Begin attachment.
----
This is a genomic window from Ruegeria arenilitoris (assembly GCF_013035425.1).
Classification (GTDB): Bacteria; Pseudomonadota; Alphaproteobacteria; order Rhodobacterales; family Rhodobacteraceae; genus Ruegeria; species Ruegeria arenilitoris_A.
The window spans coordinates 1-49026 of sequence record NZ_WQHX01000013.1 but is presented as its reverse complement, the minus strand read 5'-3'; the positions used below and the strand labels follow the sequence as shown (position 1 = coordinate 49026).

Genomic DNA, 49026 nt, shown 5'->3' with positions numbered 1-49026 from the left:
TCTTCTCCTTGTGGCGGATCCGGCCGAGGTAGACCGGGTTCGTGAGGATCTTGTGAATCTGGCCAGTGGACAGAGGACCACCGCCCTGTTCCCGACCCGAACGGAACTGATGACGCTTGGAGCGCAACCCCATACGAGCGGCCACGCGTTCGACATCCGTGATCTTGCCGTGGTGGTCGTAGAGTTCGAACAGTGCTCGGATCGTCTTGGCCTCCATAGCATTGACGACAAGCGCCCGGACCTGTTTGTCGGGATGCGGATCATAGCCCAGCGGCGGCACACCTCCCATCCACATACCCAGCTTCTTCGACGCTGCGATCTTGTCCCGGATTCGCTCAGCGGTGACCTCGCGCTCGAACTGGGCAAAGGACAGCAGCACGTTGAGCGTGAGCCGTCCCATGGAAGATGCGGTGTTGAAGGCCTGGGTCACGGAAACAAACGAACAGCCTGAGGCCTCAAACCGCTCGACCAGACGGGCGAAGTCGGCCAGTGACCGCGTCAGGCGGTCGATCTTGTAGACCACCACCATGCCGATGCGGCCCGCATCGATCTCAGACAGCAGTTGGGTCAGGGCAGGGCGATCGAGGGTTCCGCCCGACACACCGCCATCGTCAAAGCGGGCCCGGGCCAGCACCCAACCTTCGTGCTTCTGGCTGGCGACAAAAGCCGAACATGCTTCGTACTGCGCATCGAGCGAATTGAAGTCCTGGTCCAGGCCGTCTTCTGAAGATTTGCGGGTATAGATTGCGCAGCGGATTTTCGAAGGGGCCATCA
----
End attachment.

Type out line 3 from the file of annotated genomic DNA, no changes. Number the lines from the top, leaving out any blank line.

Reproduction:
The window spans coordinates 1-49026 of sequence record NZ_WQHX01000013.1 but is presented as its reverse complement, the minus strand read 5'-3'; the positions used below and the strand labels follow the sequence as shown (position 1 = coordinate 49026).